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The Crisis in Conservatism


The end of the Cold War has brought a deep crisis to the conservative movement in America. For over four decades, the communist threat was the glue that bound conservatives together. However, now that communism no longer poses a direct threat to the United States, deep cracks have appeared in the conservative movement.

Why? The reason is that conservatives have abandoned the moral and philosophical principles that once undergirded the conservative philosophy. For example, consider the political battle over immigration and trade policies that took place between Patrick Buchanan and George Bush. For many decades, Buchanan had railed against the Soviet communists for building the Berlin Wall and raising the Iron Curtain. People have a right to travel and trade, Buchanan had repeatedly told the Soviets. It is evil and immoral to wall them in.

But the tearing down of the Berlin Wall and the fall of the Iron Curtain caught Buchanan off guard. For while people were now free to leave the “evil empire,” Buchanan did not want them entering the United States. Thus, in order to keep immigrants out of our country, Buchanan advocated the building of American governmental walls higher and more formidable than the Soviets had constructed to keep them in.

Buchanan had also long extolled the virtues of private property: he who produces goods and services has the right to enjoy the fruits of his labors. Yet, by advocating protectionism, Buchanan was saying that American politicians and bureaucrats ahould exercise more control over how and where Americans spend and invest their own money. And, although he has repeatedly condemned the failed liberal, welfare programs of the past, by trying to protect American business people from overseas competition, Buchanan was, in effect, advocating welfare and governmental dependency for them.

Bush responded that Buchanan’s immigration and trade positions violated traditional principles of conservatism. And he was right! — free immigration and free trade were once hallmarks of the conservative philosophy. Unfortunately, however, despite his rhetoric, Bush’s own beliefs on these two issues are a mirror image of Buchanan’s. For example, Bush used his political powers over trade to impose a massive embargo on Haiti, which caused untold suffering among the Haitian people. Then, when the Haitians tried to flee their country, Bush used immigration powers to incarcerate them and then force them back to the starvation and misery which awaited them in Haiti. Furthermore, throughout his presidency, Bush has never once advocated the unilateral elimination of the thousands of tariffs, quotas, and trade restrictions that pervade America’s economic system; instead, he has spent most of his time trying “to manage” international trade.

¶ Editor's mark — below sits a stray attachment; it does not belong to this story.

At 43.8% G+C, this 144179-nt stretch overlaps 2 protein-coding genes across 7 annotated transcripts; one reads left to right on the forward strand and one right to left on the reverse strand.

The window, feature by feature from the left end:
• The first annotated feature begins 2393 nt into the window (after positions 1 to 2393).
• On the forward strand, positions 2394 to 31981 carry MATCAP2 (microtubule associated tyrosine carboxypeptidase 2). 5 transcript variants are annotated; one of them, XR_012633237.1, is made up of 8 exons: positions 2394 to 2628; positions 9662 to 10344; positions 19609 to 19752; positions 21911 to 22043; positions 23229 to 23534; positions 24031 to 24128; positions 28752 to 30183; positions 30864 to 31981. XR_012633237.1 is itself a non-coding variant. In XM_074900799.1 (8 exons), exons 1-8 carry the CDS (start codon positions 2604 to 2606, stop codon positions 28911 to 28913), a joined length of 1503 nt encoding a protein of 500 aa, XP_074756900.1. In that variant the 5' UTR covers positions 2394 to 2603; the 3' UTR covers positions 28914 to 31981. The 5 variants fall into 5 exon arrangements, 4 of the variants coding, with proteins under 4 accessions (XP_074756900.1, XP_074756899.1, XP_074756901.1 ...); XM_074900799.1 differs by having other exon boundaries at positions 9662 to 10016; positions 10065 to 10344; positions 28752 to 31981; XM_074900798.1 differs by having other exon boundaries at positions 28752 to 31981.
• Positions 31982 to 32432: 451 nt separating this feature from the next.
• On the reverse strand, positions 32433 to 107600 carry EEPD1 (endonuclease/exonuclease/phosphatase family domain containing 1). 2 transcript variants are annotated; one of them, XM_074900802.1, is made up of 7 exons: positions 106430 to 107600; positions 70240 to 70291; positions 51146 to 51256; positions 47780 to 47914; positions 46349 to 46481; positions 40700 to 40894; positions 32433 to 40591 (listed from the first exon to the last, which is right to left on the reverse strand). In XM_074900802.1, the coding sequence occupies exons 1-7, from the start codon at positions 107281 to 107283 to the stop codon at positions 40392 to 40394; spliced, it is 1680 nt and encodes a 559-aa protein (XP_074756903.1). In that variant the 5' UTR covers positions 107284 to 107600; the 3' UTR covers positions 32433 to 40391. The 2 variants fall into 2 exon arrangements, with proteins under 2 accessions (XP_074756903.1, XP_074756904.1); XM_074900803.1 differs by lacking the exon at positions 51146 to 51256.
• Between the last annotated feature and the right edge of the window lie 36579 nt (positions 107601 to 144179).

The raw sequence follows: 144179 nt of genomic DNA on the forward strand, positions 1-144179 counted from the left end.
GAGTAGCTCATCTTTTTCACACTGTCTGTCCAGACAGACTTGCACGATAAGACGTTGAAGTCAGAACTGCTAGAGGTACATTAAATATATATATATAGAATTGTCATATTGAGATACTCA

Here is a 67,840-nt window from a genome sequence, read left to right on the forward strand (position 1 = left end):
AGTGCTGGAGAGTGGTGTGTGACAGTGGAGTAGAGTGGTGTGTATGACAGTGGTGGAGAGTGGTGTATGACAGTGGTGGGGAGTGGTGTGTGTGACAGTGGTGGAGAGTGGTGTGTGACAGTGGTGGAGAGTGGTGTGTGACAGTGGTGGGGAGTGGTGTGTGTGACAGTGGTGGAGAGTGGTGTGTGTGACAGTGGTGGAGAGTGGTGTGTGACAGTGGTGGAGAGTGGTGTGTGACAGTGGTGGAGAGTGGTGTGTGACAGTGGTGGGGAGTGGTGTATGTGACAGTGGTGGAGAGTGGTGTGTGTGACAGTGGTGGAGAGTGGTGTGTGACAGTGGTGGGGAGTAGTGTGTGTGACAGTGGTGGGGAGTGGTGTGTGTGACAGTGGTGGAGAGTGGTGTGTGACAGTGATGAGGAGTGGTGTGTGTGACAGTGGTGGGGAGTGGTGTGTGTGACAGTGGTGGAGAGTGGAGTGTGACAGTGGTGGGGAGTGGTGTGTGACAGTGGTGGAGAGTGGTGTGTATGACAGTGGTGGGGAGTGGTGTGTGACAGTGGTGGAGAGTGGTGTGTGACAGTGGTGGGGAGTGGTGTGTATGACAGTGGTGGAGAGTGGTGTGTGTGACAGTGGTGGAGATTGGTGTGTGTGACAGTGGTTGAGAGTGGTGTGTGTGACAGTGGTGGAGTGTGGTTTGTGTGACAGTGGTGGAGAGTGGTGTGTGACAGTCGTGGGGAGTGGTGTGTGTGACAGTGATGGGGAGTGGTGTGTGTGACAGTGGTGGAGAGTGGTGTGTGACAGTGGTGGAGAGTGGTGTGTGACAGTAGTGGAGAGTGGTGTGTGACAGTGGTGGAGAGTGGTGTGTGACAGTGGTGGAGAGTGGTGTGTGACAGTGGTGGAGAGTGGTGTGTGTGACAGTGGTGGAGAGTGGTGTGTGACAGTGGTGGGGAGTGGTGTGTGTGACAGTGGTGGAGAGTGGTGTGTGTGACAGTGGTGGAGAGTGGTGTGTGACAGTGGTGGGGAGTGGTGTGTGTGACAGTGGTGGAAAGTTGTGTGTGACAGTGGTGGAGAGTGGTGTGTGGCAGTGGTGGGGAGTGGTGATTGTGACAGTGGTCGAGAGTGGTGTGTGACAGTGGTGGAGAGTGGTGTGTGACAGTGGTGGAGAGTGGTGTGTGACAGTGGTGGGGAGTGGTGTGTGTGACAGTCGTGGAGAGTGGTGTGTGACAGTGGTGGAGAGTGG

There are other areas where conservatives have abandoned their own principles of liberty. When the 16th Amendment was adopted in 1913, conservatives condemned the tax as evil and immoral as well as a violation of the principles of individual freedom and limited government on which our nation was founded. The ugly nature of income taxation was perhaps best summarized by the great conservative Frank Chodorov in his book The Income Tax: Root of all Evil, published in 1954.

And when Franklin D. Roosevelt foisted his New Deal onto the American people in the 1930s, the conservatives hit him hard with their principled moral and philosophical arguments. When government uses its taxing power to take from some to give to others, no matter how worthy the cause, it engages in evil and immoral conduct. For stealing is wrong, the conservatives argued, even when it is legalized. Conservatives called for the repeal, not the reform, of all laws that took money from one person and gave it to another.

Moreover, conservatives believed that the force of law could not make a person good or moral. Frank S. Meyer set forth the following argument in his book The Conservative Mainstream: To develop a high sense of morality and consciousness, the individual must have the widest ambit of freedom of choice. This natural process — constantly having to choose between right and wrong — enables a person to develop best a sense of “doing the right thing.” And the free-market, Nobel-Prize-winning economist Friedrich A. Hayek amplified this principle by showing that while freedom could not guarantee a moral and virtuous society, freedom was the only chance there was to achieve such a society.

What about modern-day conservatives? Today, one rarely, if ever, finds a conservative advocating the dismantling and end of America’s welfare state. Unfortunately, conservatives now take the “practical” position that the welfare state is here to stay. Therefore, rather than trying to end the liberal programs, they devote themselves to getting conservatives in public office to run them.